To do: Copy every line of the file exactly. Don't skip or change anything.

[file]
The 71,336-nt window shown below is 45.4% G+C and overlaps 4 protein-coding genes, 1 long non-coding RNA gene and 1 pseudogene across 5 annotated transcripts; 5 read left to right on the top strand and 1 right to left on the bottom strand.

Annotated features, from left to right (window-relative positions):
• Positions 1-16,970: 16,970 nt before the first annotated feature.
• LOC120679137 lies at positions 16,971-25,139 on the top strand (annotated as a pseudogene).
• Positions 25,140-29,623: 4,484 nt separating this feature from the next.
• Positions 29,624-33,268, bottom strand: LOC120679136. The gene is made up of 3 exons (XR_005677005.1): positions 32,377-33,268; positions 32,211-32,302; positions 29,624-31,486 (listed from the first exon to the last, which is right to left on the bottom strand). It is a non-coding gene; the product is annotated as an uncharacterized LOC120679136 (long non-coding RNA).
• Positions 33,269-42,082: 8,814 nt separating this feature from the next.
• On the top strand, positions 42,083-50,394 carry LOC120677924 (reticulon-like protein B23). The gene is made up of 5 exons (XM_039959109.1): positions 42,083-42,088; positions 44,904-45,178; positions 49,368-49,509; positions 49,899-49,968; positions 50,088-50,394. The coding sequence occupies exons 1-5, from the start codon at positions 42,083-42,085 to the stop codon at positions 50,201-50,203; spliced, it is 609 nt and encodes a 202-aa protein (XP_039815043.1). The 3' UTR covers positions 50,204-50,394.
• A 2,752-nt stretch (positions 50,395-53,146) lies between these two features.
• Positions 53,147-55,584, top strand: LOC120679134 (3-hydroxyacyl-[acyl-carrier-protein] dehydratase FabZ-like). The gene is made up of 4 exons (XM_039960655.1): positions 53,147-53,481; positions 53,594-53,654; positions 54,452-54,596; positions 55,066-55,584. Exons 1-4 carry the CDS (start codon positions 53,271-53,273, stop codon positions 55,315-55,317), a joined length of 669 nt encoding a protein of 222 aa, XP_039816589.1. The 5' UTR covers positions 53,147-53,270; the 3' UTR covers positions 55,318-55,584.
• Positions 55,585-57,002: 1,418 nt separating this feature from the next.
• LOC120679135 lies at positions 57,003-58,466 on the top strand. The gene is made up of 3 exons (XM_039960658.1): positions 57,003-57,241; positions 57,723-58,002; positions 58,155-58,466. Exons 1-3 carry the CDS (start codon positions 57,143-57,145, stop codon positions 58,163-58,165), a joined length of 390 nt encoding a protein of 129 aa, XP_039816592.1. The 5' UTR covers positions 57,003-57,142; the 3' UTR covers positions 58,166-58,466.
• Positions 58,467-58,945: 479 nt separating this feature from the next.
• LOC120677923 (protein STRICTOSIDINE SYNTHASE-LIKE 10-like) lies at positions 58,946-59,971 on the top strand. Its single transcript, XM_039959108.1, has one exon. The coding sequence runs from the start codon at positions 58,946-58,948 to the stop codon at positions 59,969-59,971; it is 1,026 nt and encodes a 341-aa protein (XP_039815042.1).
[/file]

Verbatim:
The 71,336-nt window shown below is 45.4% G+C and overlaps 4 protein-coding genes, 1 long non-coding RNA gene and 1 pseudogene across 5 annotated transcripts; 5 read left to right on the top strand and 1 right to left on the bottom strand.

Annotated features, from left to right (window-relative positions):
• Positions 1-16,970: 16,970 nt before the first annotated feature.
• LOC120679137 lies at positions 16,971-25,139 on the top strand (annotated as a pseudogene).
• Positions 25,140-29,623: 4,484 nt separating this feature from the next.
• Positions 29,624-33,268, bottom strand: LOC120679136. The gene is made up of 3 exons (XR_005677005.1): positions 32,377-33,268; positions 32,211-32,302; positions 29,624-31,486 (listed from the first exon to the last, which is right to left on the bottom strand). It is a non-coding gene; the product is annotated as an uncharacterized LOC120679136 (long non-coding RNA).
• Positions 33,269-42,082: 8,814 nt separating this feature from the next.
• On the top strand, positions 42,083-50,394 carry LOC120677924 (reticulon-like protein B23). The gene is made up of 5 exons (XM_039959109.1): positions 42,083-42,088; positions 44,904-45,178; positions 49,368-49,509; positions 49,899-49,968; positions 50,088-50,394. The coding sequence occupies exons 1-5, from the start codon at positions 42,083-42,085 to the stop codon at positions 50,201-50,203; spliced, it is 609 nt and encodes a 202-aa protein (XP_039815043.1). The 3' UTR covers positions 50,204-50,394.
• A 2,752-nt stretch (positions 50,395-53,146) lies between these two features.
• Positions 53,147-55,584, top strand: LOC120679134 (3-hydroxyacyl-[acyl-carrier-protein] dehydratase FabZ-like). The gene is made up of 4 exons (XM_039960655.1): positions 53,147-53,481; positions 53,594-53,654; positions 54,452-54,596; positions 55,066-55,584. Exons 1-4 carry the CDS (start codon positions 53,271-53,273, stop codon positions 55,315-55,317), a joined length of 669 nt encoding a protein of 222 aa, XP_039816589.1. The 5' UTR covers positions 53,147-53,270; the 3' UTR covers positions 55,318-55,584.
• Positions 55,585-57,002: 1,418 nt separating this feature from the next.
• LOC120679135 lies at positions 57,003-58,466 on the top strand. The gene is made up of 3 exons (XM_039960658.1): positions 57,003-57,241; positions 57,723-58,002; positions 58,155-58,466. Exons 1-3 carry the CDS (start codon positions 57,143-57,145, stop codon positions 58,163-58,165), a joined length of 390 nt encoding a protein of 129 aa, XP_039816592.1. The 5' UTR covers positions 57,003-57,142; the 3' UTR covers positions 58,166-58,466.
• Positions 58,467-58,945: 479 nt separating this feature from the next.
• LOC120677923 (protein STRICTOSIDINE SYNTHASE-LIKE 10-like) lies at positions 58,946-59,971 on the top strand. Its single transcript, XM_039959108.1, has one exon. The coding sequence runs from the start codon at positions 58,946-58,948 to the stop codon at positions 59,969-59,971; it is 1,026 nt and encodes a 341-aa protein (XP_039815042.1).